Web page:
|CompTox Dashboard (EPA)|
|Chemical and physical data|
|Molar mass||380.282 g·mol−1|
|3D model (JSmol)|
|(what is this?)|
25B-NBOMe (NBOMe-2C-B, Cimbi-36, Nova, BOM 2-CB) is a derivative of the phenethylamine psychedelic 2C-B, discovered in 2004 by Ralf Heim at the Free University of Berlin. It acts as a potent full agonist for the 5HT2A receptor. Anecdotal reports from users suggest 25B-NBOMe to be an active hallucinogen at a dose of as little as 250–500 µg, making it a similar potency to other phenethylamine derived hallucinogens such as Bromo-DragonFLY. Duration of effects lasts about 12–16 hours, although the parent compound is rapidly cleared from the blood when used in the radiolabeled form in tracer doses. Recently, Custodio et. al (2019) evaluated the potential involvement of dysregulated dopaminergic system, neuroadaption, and brain wave changes which may contribute to the rewarding and reinforcing properties of 25B-NBOMe in rodents.
The carbon-11 labeled version of this compound ([11C]Cimbi-36) was synthesized and validated as a radioactive tracer for positron emission tomography (PET) in Copenhagen. As a 5-HT2A receptor agonist PET radioligand, [11C]Cimbi-36 was hypothesized to provide a more functional marker of these receptors. Also, [11C]Cimbi-36 is investigated as a potential marker of serotonin release and thus could serve as an indicator of serotonin levels in vivo. [11C]Cimbi-36 is now undergoing clinical trials as a PET-ligand in humans.
25B-NBOMe has been used in clinical trials with an evaluation dose for safety consideration to humans of only 1 microgram. Such a dose is only 1/300th the dose expected to be hallucinogenic to humans and it is expected that recreational use would greatly exceed doses determined to be safe to humans. One case has been reported on where 25B-NBOMe was identified as the cause of death for a 17-year-old boy. The drug was also implicated in the death of an 18-year old male, however it was not reported whether the presence of the drug was confirmed postmortem. Several deaths have been attributed to its close analogue 25I-NBOMe.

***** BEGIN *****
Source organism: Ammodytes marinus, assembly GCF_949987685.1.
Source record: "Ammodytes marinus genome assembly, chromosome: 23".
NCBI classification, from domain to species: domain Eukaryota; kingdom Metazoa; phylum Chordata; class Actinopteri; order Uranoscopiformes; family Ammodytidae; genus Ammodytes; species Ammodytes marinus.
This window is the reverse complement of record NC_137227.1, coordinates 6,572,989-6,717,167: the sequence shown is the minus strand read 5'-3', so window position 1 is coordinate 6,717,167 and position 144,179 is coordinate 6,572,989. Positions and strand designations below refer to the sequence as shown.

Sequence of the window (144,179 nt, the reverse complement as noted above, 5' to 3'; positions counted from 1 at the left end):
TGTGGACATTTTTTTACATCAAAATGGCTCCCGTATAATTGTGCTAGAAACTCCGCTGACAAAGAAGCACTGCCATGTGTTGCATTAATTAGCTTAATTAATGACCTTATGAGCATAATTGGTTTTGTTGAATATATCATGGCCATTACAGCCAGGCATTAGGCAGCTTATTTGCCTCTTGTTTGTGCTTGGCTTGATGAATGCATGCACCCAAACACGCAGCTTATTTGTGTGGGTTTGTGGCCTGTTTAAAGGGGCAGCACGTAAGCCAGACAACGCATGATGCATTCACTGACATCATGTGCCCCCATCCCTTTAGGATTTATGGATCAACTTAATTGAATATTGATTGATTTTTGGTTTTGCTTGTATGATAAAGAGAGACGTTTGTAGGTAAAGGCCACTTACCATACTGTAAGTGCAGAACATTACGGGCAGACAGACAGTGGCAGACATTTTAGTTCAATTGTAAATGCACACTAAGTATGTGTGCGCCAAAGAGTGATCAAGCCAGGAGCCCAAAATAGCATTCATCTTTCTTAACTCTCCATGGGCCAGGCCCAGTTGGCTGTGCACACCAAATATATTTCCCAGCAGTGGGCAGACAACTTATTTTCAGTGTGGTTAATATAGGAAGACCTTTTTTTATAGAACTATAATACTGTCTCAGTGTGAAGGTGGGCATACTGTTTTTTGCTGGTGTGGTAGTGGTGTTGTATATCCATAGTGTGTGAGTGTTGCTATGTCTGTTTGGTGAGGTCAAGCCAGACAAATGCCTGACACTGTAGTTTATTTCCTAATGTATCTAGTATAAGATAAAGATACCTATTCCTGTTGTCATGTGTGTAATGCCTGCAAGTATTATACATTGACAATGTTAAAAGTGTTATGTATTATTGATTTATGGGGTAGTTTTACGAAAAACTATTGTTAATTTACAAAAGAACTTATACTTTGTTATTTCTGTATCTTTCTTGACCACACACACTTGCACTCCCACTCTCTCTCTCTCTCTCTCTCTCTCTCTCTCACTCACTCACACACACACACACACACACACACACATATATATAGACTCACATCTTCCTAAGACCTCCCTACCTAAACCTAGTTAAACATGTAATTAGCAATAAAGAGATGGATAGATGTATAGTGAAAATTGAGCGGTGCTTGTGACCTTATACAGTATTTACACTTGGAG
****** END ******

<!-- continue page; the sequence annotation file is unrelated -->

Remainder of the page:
As of October 31, 2016; 25B-NBOMe is a controlled substance (Schedule III) in Canada.
Banned as a narcotic drug since May 5, 2015.
In Sweden, the Riksdag added 25B-NBOMe to schedule I ("substances, plant materials and fungi which normally do not have medical use") as narcotics in Sweden as of August 1, 2013, published by the Medical Products Agency in their regulation LVFS 2013:15 listed as 25B-NBOMe 2-(4-bromo-2,5-dimetoxifenyl)-N-(2-metoxibensyl)etanamin.
This substance is a Class A drug in the United Kingdom as a result of the N-benzylphenethylamine catch-all clause in the Misuse of Drugs Act 1971.
In November 2013, the U.S. Drug Enforcement Administration placed 25B-NBOMe (along with 25I-NBOMe and 25C-NBOMe) in Schedule I of the Controlled Substances Act, making it illegal to manufacture, buy, possess, process, or distribute.
As of October 2015 25B-NBOMe is a controlled substance in China.
25B-NBOMe is banned in the Czech Republic.